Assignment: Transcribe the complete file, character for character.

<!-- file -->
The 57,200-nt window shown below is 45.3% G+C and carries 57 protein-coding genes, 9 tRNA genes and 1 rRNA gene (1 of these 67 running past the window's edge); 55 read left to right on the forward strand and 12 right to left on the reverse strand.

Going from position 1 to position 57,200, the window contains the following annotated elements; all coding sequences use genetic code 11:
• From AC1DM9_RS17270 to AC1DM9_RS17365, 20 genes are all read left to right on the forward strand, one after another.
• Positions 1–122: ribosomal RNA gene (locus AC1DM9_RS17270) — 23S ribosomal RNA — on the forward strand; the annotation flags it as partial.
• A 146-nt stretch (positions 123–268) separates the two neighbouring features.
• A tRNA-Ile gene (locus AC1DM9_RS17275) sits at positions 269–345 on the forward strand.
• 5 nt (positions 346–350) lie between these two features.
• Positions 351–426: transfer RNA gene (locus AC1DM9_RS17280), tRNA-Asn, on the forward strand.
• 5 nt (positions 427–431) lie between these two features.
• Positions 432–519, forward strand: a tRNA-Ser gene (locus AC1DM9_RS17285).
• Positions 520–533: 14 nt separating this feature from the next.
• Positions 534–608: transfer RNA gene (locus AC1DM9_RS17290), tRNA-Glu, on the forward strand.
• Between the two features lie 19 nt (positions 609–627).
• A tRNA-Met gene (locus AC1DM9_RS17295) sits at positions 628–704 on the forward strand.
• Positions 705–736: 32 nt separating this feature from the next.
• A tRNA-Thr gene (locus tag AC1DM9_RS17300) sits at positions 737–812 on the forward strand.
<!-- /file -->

The 57,200-nt window shown below is 45.3% G+C and carries 57 protein-coding genes, 9 tRNA genes and 1 rRNA gene (1 of these 67 running past the window's edge); 55 read left to right on the forward strand and 12 right to left on the reverse strand.

Going from position 1 to position 57,200, the window contains the following annotated elements; all coding sequences use genetic code 11:
• From AC1DM9_RS17270 to AC1DM9_RS17365, 20 genes are all read left to right on the forward strand, one after another.
• Positions 1–122: ribosomal RNA gene (locus AC1DM9_RS17270) — 23S ribosomal RNA — on the forward strand; the annotation flags it as partial.
• A 146-nt stretch (positions 123–268) separates the two neighbouring features.
• A tRNA-Ile gene (locus AC1DM9_RS17275) sits at positions 269–345 on the forward strand.
• 5 nt (positions 346–350) lie between these two features.
• Positions 351–426: transfer RNA gene (locus AC1DM9_RS17280), tRNA-Asn, on the forward strand.
• 5 nt (positions 427–431) lie between these two features.
• Positions 432–519, forward strand: a tRNA-Ser gene (locus AC1DM9_RS17285).
• Positions 520–533: 14 nt separating this feature from the next.
• Positions 534–608: transfer RNA gene (locus AC1DM9_RS17290), tRNA-Glu, on the forward strand.
• Between the two features lie 19 nt (positions 609–627).
• A tRNA-Met gene (locus AC1DM9_RS17295) sits at positions 628–704 on the forward strand.
• Positions 705–736: 32 nt separating this feature from the next.
• A tRNA-Thr gene (locus tag AC1DM9_RS17300) sits at positions 737–812 on the forward strand.